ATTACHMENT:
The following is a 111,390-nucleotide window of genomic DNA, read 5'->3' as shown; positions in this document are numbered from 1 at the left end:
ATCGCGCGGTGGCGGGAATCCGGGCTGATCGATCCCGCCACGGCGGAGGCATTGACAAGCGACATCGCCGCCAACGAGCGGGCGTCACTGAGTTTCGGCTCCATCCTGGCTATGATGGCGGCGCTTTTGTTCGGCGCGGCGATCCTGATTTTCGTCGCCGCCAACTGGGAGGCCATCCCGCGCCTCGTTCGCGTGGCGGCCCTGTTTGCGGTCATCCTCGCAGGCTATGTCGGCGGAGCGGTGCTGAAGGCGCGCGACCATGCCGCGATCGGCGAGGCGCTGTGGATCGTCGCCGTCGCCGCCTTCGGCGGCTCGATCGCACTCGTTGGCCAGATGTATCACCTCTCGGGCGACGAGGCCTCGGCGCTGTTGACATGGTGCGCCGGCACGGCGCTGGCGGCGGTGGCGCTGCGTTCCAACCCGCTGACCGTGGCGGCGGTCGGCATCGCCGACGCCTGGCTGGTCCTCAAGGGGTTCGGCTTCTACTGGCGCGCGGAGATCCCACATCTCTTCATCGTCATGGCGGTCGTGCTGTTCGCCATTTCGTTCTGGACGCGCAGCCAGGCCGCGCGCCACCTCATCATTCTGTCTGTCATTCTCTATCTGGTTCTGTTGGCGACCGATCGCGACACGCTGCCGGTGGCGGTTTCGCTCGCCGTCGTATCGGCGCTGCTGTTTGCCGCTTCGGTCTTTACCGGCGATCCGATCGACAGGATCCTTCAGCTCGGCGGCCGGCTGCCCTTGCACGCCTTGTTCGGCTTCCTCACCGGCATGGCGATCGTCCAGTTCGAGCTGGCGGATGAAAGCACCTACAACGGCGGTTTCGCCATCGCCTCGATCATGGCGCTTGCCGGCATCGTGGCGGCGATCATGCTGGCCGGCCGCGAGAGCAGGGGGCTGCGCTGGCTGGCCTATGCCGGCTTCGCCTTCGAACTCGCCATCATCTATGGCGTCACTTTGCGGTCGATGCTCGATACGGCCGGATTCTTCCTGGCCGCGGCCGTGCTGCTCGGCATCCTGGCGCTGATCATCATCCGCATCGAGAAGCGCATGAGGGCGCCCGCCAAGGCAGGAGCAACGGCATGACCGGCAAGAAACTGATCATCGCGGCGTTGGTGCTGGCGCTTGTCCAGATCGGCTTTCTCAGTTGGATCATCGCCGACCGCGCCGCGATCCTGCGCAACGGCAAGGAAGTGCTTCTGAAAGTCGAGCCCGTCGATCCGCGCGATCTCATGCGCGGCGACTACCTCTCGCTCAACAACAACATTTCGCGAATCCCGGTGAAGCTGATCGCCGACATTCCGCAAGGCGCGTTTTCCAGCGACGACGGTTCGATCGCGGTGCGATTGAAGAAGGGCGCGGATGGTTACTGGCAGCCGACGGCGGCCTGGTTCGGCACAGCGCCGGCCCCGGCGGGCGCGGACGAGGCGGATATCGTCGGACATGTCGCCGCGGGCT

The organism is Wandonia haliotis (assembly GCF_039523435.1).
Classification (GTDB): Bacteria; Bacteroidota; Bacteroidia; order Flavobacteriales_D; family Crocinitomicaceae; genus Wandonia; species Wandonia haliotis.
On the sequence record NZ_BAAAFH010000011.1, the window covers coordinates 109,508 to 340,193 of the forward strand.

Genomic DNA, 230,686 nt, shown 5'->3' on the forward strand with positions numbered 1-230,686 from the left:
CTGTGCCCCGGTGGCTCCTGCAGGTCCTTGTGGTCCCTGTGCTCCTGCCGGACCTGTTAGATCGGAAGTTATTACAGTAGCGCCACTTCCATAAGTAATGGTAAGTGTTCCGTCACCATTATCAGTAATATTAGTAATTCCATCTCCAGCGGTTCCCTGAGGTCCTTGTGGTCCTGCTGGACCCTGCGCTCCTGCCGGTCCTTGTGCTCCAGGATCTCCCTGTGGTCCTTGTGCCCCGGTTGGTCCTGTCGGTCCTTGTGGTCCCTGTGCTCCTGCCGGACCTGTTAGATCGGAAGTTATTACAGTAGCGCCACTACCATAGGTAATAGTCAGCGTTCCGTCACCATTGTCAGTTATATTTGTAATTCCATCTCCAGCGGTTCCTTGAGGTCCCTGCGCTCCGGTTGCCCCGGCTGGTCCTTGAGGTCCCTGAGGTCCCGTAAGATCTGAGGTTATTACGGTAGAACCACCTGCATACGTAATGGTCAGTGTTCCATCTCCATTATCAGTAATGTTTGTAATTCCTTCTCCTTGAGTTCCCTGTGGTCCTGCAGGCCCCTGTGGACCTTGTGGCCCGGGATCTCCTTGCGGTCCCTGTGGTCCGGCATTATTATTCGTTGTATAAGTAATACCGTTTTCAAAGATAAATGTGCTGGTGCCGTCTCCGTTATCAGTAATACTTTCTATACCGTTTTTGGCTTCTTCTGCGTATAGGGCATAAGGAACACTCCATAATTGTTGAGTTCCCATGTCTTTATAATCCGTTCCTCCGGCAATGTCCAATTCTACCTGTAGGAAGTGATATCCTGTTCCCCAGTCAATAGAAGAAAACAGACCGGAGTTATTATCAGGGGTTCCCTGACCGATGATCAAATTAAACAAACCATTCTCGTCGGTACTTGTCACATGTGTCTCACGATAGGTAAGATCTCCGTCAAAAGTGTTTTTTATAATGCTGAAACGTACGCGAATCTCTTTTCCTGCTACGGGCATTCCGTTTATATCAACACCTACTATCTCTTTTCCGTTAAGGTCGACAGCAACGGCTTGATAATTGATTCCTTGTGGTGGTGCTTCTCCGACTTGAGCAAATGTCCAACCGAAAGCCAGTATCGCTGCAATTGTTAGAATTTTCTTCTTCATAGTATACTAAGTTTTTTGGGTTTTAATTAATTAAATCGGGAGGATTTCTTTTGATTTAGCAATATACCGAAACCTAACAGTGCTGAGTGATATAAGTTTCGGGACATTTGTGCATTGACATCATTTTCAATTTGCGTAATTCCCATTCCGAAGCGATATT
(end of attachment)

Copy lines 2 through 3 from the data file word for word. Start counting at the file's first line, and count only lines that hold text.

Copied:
ATCGCGCGGTGGCGGGAATCCGGGCTGATCGATCCCGCCACGGCGGAGGCATTGACAAGCGACATCGCCGCCAACGAGCGGGCGTCACTGAGTTTCGGCTCCATCCTGGCTATGATGGCGGCGCTTTTGTTCGGCGCGGCGATCCTGATTTTCGTCGCCGCCAACTGGGAGGCCATCCCGCGCCTCGTTCGCGTGGCGGCCCTGTTTGCGGTCATCCTCGCAGGCTATGTCGGCGGAGCGGTGCTGAAGGCGCGCGACCATGCCGCGATCGGCGAGGCGCTGTGGATCGTCGCCGTCGCCGCCTTCGGCGGCTCGATCGCACTCGTTGGCCAGATGTATCACCTCTCGGGCGACGAGGCCTCGGCGCTGTTGACATGGTGCGCCGGCACGGCGCTGGCGGCGGTGGCGCTGCGTTCCAACCCGCTGACCGTGGCGGCGGTCGGCATCGCCGACGCCTGGCTGGTCCTCAAGGGGTTCGGCTTCTACTGGCGCGCGGAGATCCCACATCTCTTCATCGTCATGGCGGTCGTGCTGTTCGCCATTTCGTTCTGGACGCGCAGCCAGGCCGCGCGCCACCTCATCATTCTGTCTGTCATTCTCTATCTGGTTCTGTTGGCGACCGATCGCGACACGCTGCCGGTGGCGGTTTCGCTCGCCGTCGTATCGGCGCTGCTGTTTGCCGCTTCGGTCTTTACCGGCGATCCGATCGACAGGATCCTTCAGCTCGGCGGCCGGCTGCCCTTGCACGCCTTGTTCGGCTTCCTCACCGGCATGGCGATCGTCCAGTTCGAGCTGGCGGATGAAAGCACCTACAACGGCGGTTTCGCCATCGCCTCGATCATGGCGCTTGCCGGCATCGTGGCGGCGATCATGCTGGCCGGCCGCGAGAGCAGGGGGCTGCGCTGGCTGGCCTATGCCGGCTTCGCCTTCGAACTCGCCATCATCTATGGCGTCACTTTGCGGTCGATGCTCGATACGGCCGGATTCTTCCTGGCCGCGGCCGTGCTGCTCGGCATCCTGGCGCTGATCATCATCCGCATCGAGAAGCGCATGAGGGCGCCCGCCAAGGCAGGAGCAACGGCATGACCGGCAAGAAACTGATCATCGCGGCGTTGGTGCTGGCGCTTGTCCAGATCGGCTTTCTCAGTTGGATCATCGCCGACCGCGCCGCGATCCTGCGCAACGGCAAGGAAGTGCTTCTGAAAGTCGAGCCCGTCGATCCGCGCGATCTCATGCGCGGCGACTACCTCTCGCTCAACAACAACATTTCGCGAATCCCGGTGAAGCTGATCGCCGACATTCCGCAAGGCGCGTTTTCCAGCGACGACGGTTCGATCGCGGTGCGATTGAAGAAGGGCGCGGATGGTTACTGGCAGCCGACGGCGGCCTGGTTCGGCACAGCGCCGGCCCCGGCGGGCGCGGACGAGGCGGATATCGTCGGACATGTCGCCGCGGGCT

The organism is Wandonia haliotis (assembly GCF_039523435.1).